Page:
Football - FA Premier League - Fulham FC v Liverpool FC

I SHOULD be going to bed. I’m due in work at 7am, and the alarm clock will ring at 5. Instead, I’m pouring a bevvy and writing this because my head’s chocka. It’s chocka because one of the greatest players every to pull on the red shirt is leaving. It’s chocka because of how arsed I am about that fact. It’s chocka because I’m a cynical 38-year-old nark that tells himself he isn’t arsed about footie any more. I’m arsed about this. I’m gutted.

Let’s not fuck around here – millions of words about the current captain will now spew from keyboards the world wide. These won’t be among the best. They’re not aiming to be. They’re just here to say this: Steven Gerrard *is* Liverpool. He’s the man who has pulled this club up on his own time and again and taken it – and us – to places we would never have seen if it hadn’t have been for him; his determination, his will to win, his quality. That needs to be recognised and appreciated above anything else.

Forget research, stats, timelines and milestones; all the stuff you’ll read about in the hours that follow. Don’t worry if you’ve forgotten a certain goal, or a certain moment — you’ll see them all soon. Just think instead of the first thoughts that form in your mind as a Liverpool fan when you think about the skipper: Steven Gerrard scoring *that* goal against Olympiakos. Steven Gerrard slaloming through the Sheffield Wednesday defence. Steven Gerrard clearing efforts from Everton off the line and celebrating with a clenched fist. Steven Gerrard running the length of Goodison with his hand to his ear after slamming in a shot no-one was saving. Steven Gerrard scoring one of the greatest goals you’ll ever see. In an FA Cup Final. In injury time. Steven Gerrard scoring, and inspiring, in Istanbul. Gerrard at right back, in the middle, on the right of midfield and behind the striker. Gerrard kissing the camera at Old Trafford. Gerrard scoring every conceivable goal. Gerrard snapping into tackles and jumping on Everton players. Gerrard putting Jack Wilshire on his arse. I could go on. And that’s the point. I could go on. Your list will be different — take your pick, the lad’s racked up hundreds of great moments in a red shirt, we’d be here all day. And I’ve got work.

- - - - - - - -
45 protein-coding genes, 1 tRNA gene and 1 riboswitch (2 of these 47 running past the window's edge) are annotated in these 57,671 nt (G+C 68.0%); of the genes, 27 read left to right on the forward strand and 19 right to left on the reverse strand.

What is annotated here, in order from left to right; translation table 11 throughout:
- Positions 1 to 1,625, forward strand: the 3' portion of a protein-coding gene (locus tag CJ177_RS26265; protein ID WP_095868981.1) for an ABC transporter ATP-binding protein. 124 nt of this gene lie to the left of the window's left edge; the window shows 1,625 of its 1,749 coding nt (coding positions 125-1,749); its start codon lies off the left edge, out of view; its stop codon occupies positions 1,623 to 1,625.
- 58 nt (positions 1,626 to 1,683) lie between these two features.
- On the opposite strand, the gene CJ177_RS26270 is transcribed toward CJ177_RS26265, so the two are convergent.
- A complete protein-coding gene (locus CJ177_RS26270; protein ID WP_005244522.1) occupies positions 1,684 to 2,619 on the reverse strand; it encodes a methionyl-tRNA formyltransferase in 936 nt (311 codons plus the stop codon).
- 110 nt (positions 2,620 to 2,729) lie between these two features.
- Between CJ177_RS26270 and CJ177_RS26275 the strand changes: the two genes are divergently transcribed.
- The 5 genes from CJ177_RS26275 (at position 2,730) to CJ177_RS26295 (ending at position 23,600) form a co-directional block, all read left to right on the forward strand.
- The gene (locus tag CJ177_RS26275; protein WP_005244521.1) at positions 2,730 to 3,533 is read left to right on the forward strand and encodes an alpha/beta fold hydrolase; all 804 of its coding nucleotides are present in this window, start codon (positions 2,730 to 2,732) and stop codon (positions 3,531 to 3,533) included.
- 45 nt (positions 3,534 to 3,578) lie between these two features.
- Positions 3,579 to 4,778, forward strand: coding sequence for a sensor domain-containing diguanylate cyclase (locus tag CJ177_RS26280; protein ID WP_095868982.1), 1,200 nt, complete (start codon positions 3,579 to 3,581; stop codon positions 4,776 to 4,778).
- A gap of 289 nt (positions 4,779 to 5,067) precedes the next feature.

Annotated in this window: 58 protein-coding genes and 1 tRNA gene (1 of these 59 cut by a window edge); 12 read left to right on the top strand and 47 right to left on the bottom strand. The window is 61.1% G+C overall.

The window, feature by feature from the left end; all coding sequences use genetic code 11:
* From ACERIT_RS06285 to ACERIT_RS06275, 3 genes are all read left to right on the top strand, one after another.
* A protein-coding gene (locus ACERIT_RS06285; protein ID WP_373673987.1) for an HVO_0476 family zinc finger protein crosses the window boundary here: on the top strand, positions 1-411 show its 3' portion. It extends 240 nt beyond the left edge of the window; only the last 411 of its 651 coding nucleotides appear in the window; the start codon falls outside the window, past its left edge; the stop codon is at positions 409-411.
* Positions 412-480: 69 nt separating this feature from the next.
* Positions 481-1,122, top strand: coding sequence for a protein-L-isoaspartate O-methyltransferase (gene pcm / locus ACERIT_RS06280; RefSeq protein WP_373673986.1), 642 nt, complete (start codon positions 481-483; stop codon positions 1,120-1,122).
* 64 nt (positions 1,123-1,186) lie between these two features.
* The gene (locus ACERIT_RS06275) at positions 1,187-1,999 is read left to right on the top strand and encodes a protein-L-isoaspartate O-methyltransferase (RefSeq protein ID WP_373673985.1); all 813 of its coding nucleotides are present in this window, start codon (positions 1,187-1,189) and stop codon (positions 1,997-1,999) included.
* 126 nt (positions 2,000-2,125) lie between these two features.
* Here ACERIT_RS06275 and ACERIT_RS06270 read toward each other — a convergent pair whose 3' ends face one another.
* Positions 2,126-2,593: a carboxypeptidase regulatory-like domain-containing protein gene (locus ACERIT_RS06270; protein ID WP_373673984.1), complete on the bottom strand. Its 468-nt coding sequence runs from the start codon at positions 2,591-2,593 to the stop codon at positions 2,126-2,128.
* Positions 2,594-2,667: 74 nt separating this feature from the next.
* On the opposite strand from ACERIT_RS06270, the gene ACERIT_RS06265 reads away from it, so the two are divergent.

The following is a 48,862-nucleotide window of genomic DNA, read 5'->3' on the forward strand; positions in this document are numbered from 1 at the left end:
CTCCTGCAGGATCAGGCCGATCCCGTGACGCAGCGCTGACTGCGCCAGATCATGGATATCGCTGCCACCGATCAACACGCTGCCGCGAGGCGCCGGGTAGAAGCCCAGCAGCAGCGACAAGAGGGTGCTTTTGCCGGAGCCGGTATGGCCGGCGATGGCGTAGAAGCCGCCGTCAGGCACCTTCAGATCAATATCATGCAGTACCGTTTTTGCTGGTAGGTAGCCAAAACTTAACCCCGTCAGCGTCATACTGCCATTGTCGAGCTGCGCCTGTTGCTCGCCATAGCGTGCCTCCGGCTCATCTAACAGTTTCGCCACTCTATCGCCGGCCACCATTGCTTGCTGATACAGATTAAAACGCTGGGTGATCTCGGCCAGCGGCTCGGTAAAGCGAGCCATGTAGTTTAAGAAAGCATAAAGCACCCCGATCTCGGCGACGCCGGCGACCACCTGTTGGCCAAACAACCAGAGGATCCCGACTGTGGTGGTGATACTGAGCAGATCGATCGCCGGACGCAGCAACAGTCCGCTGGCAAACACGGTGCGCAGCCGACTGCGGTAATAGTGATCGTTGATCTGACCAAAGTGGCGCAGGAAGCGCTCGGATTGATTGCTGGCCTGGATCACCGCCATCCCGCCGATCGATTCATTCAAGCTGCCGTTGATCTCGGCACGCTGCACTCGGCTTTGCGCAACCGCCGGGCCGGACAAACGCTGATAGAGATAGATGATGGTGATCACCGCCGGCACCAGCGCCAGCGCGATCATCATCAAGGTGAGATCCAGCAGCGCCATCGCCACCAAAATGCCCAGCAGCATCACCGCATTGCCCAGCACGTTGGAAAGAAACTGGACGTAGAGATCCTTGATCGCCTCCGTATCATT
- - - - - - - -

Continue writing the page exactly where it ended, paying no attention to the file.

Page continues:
Let others snipe about shite that doesn’t matter. Let others sing bullshit songs about England, slipping and transfer requests. Nothing can spoil the Steven Gerrard legacy. Not to my mind. This is a lad who grew up a stone’s throw away from me on the Bluebell estate in Huyton. Who went to school with one of my best mate’s brothers. An ordinary lad from an ordinary home who went on to be one of the best in the world.

Even now, even at the tail-end of his career, he is capable of things that very few in the world are capable of. Remember that skimming half-volley ball he played the other week? What about that through ball at Fulham at the end of the last season? What about those passes that he effortlessly curls 40 yards or the close to un-defendable balls he puts into the box from a free kick? What about the free kick against Basel? Again, I could go on. And that’s the point. I could go on.

European Football - UEFA Champions League Final - Liverpool v AC Milan